Weight loss

The fool-proof method to fix your cravings for junk food

Use this simple but extremely effective tip to fight your junk food craving. Learn how shopping better leads to eating better. It's a simple idea and it works - but only if take it seriously.

Aug 23, 2020

4 years of a fun habit

My regular evening snack while in college was a candy bar, a packet of chips and some Coca-Cola to wash it down. And by college I mean when I bunked college and bummed around my house.

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This happened (at least) once a week for 4 years. With zero physical activity, most of my weight gain can be traced just to this, probably. But what this also did was made me okay with the habit of eating junk food at any time of day, any day of the week. It became normal, like brushing my teeth.

Finding a pattern via my food journal

When I decided to start ‘eating like an adult’, I started with a food journal. In case you have never tried this before, that's probably all you need to do to help you on your health or aesthetic goals - whether it is to lose weight or to gain weight.

Writing it down makes you aware of what you are doing, day in and day out.

When we settle into a routine and a habit, we just get into autopilot mode and become reasonably mindless. The food journal brings it all together.

Looking at my journal, it was obvious that my college habit had not really gone away. Whenever I was bored, I tended to snack on junk food. Whenever I was lazy (to cook, to grocery shop etc), I tended to snack on junk food. And unfortunately, by this point of time I was making more money, I was living in the USA (the junk food capital of the world) and my house was stocked with junk.

We will sabotage ourselves

I had a single moment of clarity and strength. I threw out all my junk food. I did not literally throw it in the trash can, as my room-mates were more than happy to take care of it for me.

By having 24/7 access to junk food, I was making it impossible for myself to stay off of it.

Previously, when I wanted to snack on junk, all I had to do was head down to the kitchen and pick something. Even with all the willpower, the dedication and commitment to a goal is not enough to get us through that moment of weakness, especially when we are new to it.

I still repeated the same pattern. I'd get bored. I'd walk down and stare at my empty kitchen, and with no choice, I'd just drink some water and go back to my room. And if I was truly hungry, well, I had real food in my fridge which I could cook.

The best way to break a bad habit is to make it impossible to do.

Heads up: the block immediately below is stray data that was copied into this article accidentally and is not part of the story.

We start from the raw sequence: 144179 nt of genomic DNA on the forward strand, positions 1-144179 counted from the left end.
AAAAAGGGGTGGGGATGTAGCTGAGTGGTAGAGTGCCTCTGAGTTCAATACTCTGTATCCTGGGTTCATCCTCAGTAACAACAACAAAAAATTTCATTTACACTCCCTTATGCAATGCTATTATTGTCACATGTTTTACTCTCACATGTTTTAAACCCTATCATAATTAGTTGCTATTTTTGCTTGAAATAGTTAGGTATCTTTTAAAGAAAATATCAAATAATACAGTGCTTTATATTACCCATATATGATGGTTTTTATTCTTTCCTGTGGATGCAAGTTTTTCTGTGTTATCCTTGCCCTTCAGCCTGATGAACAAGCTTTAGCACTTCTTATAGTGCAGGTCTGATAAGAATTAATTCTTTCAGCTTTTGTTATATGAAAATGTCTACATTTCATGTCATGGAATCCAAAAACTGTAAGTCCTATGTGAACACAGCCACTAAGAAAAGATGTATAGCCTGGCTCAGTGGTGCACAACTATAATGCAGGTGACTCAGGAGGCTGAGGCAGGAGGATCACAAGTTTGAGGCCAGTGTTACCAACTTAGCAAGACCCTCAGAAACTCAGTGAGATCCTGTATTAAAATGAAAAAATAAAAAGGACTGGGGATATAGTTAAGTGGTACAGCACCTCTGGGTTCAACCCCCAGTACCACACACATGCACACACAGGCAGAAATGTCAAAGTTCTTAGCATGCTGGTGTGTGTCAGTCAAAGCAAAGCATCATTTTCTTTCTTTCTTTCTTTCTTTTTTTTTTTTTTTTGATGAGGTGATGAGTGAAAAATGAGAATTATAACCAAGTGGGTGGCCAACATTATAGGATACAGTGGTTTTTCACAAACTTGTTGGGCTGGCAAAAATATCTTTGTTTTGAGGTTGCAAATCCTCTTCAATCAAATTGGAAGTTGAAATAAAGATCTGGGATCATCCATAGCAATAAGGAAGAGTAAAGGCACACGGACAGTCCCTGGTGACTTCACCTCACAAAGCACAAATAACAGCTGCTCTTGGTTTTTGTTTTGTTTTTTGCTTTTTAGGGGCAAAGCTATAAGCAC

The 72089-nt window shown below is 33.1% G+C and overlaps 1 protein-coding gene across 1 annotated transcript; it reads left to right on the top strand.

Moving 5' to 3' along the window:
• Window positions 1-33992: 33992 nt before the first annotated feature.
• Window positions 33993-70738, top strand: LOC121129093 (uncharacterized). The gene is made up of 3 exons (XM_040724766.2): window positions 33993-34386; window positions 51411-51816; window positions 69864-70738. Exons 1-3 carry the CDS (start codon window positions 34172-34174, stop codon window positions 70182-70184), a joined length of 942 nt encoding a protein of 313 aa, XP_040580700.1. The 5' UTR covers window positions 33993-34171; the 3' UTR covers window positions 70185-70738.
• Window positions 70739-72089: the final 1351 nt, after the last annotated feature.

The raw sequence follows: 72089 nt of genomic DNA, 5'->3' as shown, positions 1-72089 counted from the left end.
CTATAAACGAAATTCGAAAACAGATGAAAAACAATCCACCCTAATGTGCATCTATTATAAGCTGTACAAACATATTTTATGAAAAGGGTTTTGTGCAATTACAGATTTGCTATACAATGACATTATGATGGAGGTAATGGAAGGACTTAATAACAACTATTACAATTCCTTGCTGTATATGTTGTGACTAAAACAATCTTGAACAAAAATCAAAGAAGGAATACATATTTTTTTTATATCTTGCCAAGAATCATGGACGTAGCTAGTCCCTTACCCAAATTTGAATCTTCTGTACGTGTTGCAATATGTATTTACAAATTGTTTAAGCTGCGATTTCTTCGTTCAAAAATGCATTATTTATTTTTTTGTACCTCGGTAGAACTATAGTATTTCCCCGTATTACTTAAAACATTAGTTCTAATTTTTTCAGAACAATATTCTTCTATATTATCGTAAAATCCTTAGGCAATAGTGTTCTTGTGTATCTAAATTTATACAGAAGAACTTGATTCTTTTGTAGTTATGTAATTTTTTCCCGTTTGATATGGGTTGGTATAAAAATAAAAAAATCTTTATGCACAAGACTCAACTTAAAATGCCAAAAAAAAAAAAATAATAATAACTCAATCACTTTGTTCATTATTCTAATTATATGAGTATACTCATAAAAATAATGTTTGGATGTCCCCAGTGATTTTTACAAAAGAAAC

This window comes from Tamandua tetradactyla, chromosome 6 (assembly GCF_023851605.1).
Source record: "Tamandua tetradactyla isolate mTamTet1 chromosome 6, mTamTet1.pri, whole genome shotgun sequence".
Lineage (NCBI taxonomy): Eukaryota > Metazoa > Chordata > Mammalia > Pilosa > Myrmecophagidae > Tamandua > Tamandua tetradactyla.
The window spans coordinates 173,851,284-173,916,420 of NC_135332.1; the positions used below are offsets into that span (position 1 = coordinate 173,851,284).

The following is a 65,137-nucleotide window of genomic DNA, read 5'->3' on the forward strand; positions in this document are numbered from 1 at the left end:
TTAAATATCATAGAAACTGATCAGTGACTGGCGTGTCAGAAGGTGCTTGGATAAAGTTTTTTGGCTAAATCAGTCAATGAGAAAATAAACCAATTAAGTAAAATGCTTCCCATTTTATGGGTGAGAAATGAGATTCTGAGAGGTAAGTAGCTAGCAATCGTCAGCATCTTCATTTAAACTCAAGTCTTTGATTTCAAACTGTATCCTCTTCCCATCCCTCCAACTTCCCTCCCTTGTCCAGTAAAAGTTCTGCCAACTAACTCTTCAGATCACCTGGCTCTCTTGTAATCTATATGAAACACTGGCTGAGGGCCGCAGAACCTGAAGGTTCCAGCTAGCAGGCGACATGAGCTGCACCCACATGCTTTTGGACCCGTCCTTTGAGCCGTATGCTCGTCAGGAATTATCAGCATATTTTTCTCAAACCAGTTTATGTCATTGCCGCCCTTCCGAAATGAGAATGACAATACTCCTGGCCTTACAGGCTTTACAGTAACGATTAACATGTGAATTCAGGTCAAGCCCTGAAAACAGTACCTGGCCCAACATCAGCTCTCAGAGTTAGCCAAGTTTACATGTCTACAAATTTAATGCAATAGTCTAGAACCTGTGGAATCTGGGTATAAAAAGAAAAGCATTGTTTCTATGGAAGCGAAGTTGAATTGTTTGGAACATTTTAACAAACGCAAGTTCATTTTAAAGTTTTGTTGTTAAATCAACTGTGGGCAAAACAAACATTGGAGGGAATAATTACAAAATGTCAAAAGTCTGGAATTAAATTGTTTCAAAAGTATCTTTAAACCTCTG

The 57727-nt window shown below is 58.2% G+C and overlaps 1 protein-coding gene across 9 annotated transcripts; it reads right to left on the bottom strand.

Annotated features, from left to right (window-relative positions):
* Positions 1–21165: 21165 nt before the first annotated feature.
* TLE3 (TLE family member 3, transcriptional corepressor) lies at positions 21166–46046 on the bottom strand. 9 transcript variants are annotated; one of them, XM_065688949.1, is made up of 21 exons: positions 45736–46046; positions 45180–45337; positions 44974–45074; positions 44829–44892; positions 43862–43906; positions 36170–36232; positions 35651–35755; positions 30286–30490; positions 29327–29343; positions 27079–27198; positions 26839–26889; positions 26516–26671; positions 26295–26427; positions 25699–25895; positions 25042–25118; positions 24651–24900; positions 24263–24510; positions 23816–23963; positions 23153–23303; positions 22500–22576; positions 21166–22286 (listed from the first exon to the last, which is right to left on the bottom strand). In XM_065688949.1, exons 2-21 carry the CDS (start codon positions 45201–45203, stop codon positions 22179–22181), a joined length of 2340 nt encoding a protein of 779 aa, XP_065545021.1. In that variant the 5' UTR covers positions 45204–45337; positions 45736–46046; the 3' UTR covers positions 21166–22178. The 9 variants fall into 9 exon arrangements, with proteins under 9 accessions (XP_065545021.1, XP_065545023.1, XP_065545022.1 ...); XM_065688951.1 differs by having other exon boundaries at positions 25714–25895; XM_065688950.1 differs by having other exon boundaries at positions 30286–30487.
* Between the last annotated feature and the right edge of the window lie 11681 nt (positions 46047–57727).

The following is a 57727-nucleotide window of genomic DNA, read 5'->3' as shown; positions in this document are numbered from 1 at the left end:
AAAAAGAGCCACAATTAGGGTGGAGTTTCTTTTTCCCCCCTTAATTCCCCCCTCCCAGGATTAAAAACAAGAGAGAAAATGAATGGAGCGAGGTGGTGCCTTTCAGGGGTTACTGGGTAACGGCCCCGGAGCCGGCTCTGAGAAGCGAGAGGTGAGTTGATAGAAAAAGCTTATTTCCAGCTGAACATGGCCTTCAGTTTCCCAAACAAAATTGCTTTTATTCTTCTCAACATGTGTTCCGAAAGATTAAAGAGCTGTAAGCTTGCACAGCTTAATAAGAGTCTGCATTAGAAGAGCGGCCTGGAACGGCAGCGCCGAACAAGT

– James Clear

While I was not making it impossible, I made it extremely difficult to do. It required me getting into my car and making a drive to the grocery store to get something to eat. And I would still do that.

But instead of snacking on junk food 20 times a week, it became 2. And instead of eating candy bars, I would tell myself that I might as well eat something amazing. So, I'd treat myself by going to Ghirardelli's and getting amazing chocolate ice-cream, rather than mindlessly eating average junk food. Driving to Ghirardelli, finding parking, walking in, waiting in line, and then coming back took at least 45 minutes.

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Funnily, half the times I made this trip, I'd drive back once I got there. That initial rush, that initial moment of weakness would be replaced by a reminder of my larger goals.

Time for action

Here's my tip for you.

If you want to improve your health or if you are looking for weight loss, try this. Let's say you want to eat better for the next month, or you sign up for the Daily9 coaching programme. The next time you want to commit towards that goal, or you feel annoyed with yourself for not taking it seriously enough - seize that moment of resolve. Get rid of all the junk food. Yes, literally! Give it away or throw it away.

There will be many moments of weakness, and it is okay. But without cleaning up your kitchen, you are handicapping yourself and reducing your chances of success. So get rid of it all.

This need not be for life, obviously. And at some point, you need to learn the skill of having treats in the house and eating them when you want to, in a responsible way. But that's an expert move. You'll get there with time.

Before you start giving yourself a bunch of excuses about "how it is for the kids" or "in case of a rainy day" or whatever you need to tell yourself - well, my recommendation is to wait for that moment of clarity and honesty and do it properly. Or find better workarounds (50 burpees if you touch your kids' treats). Until you get there and do this properly, you will always sabotage yourself. We’ve seen this a thousand times in our coaching programme.

Over the last 2 months of the Covid-19 lockdown, I realised that I had slipped into my old habit of snacking on a bit of candy daily. Being in the house for a lot more hours meant looking for something to graze. And eventually, my old habit found me.

It took me a while to listen to my own advice and get rid of it. These are battles I still fight. Except I've won these before. I have a lot more tools as well to win them. I just happen to win them a lot more often.

But it all comes down to doing. As always.

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